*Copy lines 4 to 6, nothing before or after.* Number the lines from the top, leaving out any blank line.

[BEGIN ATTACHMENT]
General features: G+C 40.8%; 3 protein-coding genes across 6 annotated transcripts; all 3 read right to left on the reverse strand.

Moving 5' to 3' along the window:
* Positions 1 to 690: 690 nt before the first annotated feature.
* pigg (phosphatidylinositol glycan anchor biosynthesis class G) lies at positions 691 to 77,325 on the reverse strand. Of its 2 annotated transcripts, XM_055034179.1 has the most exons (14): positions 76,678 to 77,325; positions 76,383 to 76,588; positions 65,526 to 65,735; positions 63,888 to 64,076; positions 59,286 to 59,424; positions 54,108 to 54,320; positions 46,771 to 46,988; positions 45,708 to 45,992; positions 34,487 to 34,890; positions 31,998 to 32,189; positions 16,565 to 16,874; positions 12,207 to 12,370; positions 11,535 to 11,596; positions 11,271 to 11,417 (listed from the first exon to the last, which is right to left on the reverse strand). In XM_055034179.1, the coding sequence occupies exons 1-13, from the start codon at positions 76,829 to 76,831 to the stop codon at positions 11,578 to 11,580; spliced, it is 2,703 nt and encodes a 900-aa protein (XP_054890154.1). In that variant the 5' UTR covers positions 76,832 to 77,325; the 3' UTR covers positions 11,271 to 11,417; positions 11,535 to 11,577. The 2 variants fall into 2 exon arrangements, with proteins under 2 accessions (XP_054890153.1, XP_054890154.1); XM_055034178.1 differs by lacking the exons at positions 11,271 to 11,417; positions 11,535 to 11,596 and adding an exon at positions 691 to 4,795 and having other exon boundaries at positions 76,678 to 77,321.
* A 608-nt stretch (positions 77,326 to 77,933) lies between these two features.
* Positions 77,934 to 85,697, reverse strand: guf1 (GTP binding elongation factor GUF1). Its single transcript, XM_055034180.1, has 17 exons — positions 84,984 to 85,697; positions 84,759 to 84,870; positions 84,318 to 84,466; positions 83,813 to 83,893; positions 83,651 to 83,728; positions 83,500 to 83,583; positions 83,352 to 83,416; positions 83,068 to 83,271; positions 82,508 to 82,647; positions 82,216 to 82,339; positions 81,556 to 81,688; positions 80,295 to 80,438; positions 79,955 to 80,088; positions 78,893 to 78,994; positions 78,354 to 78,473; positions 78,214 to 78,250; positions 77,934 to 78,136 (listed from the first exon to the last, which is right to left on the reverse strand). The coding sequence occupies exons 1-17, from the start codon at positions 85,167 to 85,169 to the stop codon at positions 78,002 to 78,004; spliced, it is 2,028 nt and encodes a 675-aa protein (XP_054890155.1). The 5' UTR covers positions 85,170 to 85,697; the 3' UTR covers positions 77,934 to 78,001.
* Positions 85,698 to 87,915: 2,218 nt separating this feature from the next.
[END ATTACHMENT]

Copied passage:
* pigg (phosphatidylinositol glycan anchor biosynthesis class G) lies at positions 691 to 77,325 on the reverse strand. Of its 2 annotated transcripts, XM_055034179.1 has the most exons (14): positions 76,678 to 77,325; positions 76,383 to 76,588; positions 65,526 to 65,735; positions 63,888 to 64,076; positions 59,286 to 59,424; positions 54,108 to 54,320; positions 46,771 to 46,988; positions 45,708 to 45,992; positions 34,487 to 34,890; positions 31,998 to 32,189; positions 16,565 to 16,874; positions 12,207 to 12,370; positions 11,535 to 11,596; positions 11,271 to 11,417 (listed from the first exon to the last, which is right to left on the reverse strand). In XM_055034179.1, the coding sequence occupies exons 1-13, from the start codon at positions 76,829 to 76,831 to the stop codon at positions 11,578 to 11,580; spliced, it is 2,703 nt and encodes a 900-aa protein (XP_054890154.1). In that variant the 5' UTR covers positions 76,832 to 77,325; the 3' UTR covers positions 11,271 to 11,417; positions 11,535 to 11,577. The 2 variants fall into 2 exon arrangements, with proteins under 2 accessions (XP_054890153.1, XP_054890154.1); XM_055034178.1 differs by lacking the exons at positions 11,271 to 11,417; positions 11,535 to 11,596 and adding an exon at positions 691 to 4,795 and having other exon boundaries at positions 76,678 to 77,321.
* A 608-nt stretch (positions 77,326 to 77,933) lies between these two features.
* Positions 77,934 to 85,697, reverse strand: guf1 (GTP binding elongation factor GUF1). Its single transcript, XM_055034180.1, has 17 exons — positions 84,984 to 85,697; positions 84,759 to 84,870; positions 84,318 to 84,466; positions 83,813 to 83,893; positions 83,651 to 83,728; positions 83,500 to 83,583; positions 83,352 to 83,416; positions 83,068 to 83,271; positions 82,508 to 82,647; positions 82,216 to 82,339; positions 81,556 to 81,688; positions 80,295 to 80,438; positions 79,955 to 80,088; positions 78,893 to 78,994; positions 78,354 to 78,473; positions 78,214 to 78,250; positions 77,934 to 78,136 (listed from the first exon to the last, which is right to left on the reverse strand). The coding sequence occupies exons 1-17, from the start codon at positions 85,167 to 85,169 to the stop codon at positions 78,002 to 78,004; spliced, it is 2,028 nt and encodes a 675-aa protein (XP_054890155.1). The 5' UTR covers positions 85,170 to 85,697; the 3' UTR covers positions 77,934 to 78,001.